SOUTH BEND, Ind. (AP) — Everett Golson and Malik Zaire will both play quarterback when Notre Dame faces No. 22 LSU in the Music City Bowl, with coach Brian Kelly saying he believes they can both help the Irish against the nation’s best pass defense.
“I think both have some different traits and we need a way to win the game,” Kelly said Monday evening after the team completed its third practice for the Dec. 30 game. “I think both of them can help us win.”
Golson helped Notre Dame get to the national championship game two years ago and started all 12 games for the Irish (7-5) this season, but has thrown 14 interceptions and fumbled the ball away eight times. He was replaced by Zaire, a sophomore, late in the first half in the regular-season finale against USC with Notre Dame down 35-0. Zaire led the Irish on a pair of scoring drives in 49-14 loss, completing nine of 20 passes for 170 yards.
Kelly had originally said there would be a competition to determine who would play in the bowl game, but decided using both would give the Irish the best chance against the Tigers. He said with Notre Dame’s defense is struggling, giving up 30 or more points for a school-record seven straight games, losing the last four, the Irish offense needs to keep LSU’s offense off the field.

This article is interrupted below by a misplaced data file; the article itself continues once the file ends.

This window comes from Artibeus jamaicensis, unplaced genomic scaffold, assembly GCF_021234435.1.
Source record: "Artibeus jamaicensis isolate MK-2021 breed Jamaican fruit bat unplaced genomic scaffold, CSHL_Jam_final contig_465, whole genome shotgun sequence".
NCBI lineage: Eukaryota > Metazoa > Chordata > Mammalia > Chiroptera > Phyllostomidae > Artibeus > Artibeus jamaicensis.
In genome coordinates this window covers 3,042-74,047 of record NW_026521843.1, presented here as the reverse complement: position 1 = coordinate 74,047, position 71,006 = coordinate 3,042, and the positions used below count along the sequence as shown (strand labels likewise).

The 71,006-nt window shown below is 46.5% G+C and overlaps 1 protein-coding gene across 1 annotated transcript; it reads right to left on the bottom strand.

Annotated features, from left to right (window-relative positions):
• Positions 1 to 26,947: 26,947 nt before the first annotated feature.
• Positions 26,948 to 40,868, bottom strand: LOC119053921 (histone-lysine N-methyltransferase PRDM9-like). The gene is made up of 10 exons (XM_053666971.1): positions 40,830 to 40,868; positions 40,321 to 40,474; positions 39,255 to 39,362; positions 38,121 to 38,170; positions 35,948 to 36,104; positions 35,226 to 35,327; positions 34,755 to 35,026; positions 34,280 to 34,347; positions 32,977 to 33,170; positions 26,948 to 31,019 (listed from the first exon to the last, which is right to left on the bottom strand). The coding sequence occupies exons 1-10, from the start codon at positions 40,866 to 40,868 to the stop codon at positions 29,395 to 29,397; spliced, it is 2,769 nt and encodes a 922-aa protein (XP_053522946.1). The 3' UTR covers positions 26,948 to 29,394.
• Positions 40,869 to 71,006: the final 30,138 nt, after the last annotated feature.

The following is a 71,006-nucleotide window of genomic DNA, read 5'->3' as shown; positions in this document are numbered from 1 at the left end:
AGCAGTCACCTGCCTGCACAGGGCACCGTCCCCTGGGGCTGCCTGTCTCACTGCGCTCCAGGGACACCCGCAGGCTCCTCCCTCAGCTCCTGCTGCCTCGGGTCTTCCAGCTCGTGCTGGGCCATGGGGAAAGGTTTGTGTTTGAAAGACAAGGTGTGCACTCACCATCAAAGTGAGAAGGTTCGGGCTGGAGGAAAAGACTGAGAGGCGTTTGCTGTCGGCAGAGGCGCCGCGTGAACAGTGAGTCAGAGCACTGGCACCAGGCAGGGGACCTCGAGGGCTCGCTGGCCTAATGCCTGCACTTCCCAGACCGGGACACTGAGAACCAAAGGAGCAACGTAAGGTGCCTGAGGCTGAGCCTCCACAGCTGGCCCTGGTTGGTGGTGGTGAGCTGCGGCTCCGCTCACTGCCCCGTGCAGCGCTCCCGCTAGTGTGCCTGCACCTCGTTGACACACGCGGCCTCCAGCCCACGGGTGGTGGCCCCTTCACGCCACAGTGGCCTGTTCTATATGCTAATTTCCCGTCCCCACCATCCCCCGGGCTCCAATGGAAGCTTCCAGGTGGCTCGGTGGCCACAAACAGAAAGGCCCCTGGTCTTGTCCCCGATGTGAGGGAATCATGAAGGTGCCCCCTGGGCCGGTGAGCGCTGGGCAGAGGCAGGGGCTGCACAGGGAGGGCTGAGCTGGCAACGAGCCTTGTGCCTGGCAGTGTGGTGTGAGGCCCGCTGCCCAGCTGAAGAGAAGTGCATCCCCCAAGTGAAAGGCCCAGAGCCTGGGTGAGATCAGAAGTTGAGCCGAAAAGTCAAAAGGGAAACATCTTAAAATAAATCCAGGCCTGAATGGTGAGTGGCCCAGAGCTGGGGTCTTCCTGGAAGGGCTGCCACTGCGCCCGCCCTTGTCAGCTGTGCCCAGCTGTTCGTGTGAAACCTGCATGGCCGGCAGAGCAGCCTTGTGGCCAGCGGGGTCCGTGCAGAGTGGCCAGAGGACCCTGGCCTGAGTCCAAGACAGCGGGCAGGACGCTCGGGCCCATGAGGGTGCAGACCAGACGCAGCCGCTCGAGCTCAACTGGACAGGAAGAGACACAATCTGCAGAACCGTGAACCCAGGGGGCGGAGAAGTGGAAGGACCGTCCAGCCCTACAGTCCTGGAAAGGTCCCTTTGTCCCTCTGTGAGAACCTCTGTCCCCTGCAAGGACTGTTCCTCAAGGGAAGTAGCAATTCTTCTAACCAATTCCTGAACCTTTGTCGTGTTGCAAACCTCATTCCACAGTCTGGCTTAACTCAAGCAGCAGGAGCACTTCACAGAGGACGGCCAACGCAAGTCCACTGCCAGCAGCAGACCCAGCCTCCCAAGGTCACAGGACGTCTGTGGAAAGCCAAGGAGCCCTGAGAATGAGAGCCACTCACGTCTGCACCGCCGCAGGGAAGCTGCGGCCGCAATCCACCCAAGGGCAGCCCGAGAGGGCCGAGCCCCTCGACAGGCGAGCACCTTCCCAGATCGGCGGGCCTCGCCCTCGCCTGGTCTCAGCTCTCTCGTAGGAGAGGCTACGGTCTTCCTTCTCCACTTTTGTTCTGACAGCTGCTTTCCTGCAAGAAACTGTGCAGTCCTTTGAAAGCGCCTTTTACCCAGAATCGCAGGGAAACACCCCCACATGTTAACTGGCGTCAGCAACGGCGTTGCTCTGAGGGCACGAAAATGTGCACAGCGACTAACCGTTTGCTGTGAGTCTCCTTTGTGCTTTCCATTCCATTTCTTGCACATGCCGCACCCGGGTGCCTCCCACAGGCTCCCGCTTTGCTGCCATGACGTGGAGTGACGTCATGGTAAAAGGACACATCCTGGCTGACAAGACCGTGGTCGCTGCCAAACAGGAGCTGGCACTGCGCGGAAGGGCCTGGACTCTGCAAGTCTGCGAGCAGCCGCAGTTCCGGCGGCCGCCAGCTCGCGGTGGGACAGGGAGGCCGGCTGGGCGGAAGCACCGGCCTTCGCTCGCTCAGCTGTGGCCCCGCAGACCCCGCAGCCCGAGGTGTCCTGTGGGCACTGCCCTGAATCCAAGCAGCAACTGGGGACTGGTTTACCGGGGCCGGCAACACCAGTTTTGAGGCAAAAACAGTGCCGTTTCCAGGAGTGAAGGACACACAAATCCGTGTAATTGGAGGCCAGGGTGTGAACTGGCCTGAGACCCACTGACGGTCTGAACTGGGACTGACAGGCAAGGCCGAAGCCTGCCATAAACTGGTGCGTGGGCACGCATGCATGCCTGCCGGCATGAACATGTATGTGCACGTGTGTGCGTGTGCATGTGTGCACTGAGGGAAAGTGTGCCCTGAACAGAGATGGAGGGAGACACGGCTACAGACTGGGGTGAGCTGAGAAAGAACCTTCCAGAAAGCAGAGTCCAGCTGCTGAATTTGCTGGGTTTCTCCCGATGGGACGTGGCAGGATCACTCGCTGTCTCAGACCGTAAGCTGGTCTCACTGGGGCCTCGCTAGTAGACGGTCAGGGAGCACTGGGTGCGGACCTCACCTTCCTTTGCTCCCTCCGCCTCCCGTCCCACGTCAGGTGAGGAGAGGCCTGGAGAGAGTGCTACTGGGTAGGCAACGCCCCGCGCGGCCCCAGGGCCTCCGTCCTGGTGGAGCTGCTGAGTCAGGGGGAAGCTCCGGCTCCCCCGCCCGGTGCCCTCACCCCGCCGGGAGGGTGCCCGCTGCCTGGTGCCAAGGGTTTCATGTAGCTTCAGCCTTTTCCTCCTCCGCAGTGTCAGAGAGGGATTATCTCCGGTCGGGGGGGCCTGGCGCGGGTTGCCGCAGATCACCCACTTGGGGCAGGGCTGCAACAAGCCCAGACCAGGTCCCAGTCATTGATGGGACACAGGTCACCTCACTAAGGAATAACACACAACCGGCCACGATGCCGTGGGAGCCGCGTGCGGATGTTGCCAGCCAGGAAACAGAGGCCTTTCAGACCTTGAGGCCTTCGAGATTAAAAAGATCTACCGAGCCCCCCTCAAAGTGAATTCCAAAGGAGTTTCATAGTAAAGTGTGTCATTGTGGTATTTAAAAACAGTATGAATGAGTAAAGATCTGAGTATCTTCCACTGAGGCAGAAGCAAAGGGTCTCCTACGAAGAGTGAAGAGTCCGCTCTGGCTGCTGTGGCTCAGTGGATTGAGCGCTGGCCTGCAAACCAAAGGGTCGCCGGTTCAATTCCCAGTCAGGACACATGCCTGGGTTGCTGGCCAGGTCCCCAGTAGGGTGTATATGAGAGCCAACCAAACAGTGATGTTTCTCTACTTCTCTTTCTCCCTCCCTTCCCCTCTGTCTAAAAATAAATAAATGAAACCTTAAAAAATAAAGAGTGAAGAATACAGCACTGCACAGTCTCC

“Both have skill sets that are a little bit different that we’ll use in the game,” Kelly said. “We’ll go with their strengths and call upon those strengths in the game. I feel very confident I can manage both of them.”
He said it won’t be a matter of pulling one for the other if the team isn’t moving. He said there will be a specific plan on when to use each.
Golson, a right-hander, has more experience and is the better passer “and is capable of some big plays”, while Zaire, a left-hander, is better with the read-option, Kelly said.
“We think there’s more than that, they can both complement themselves in other areas,” Kelly said.
Kelly said Golson has reacted well to the news, saying that he wouldn’t be an option if he didn’t show a willingness to work to get better.
“He’s handled it great. He’s doing exactly what I’m asking him to do on a day-to-day basis,” Kelly said.
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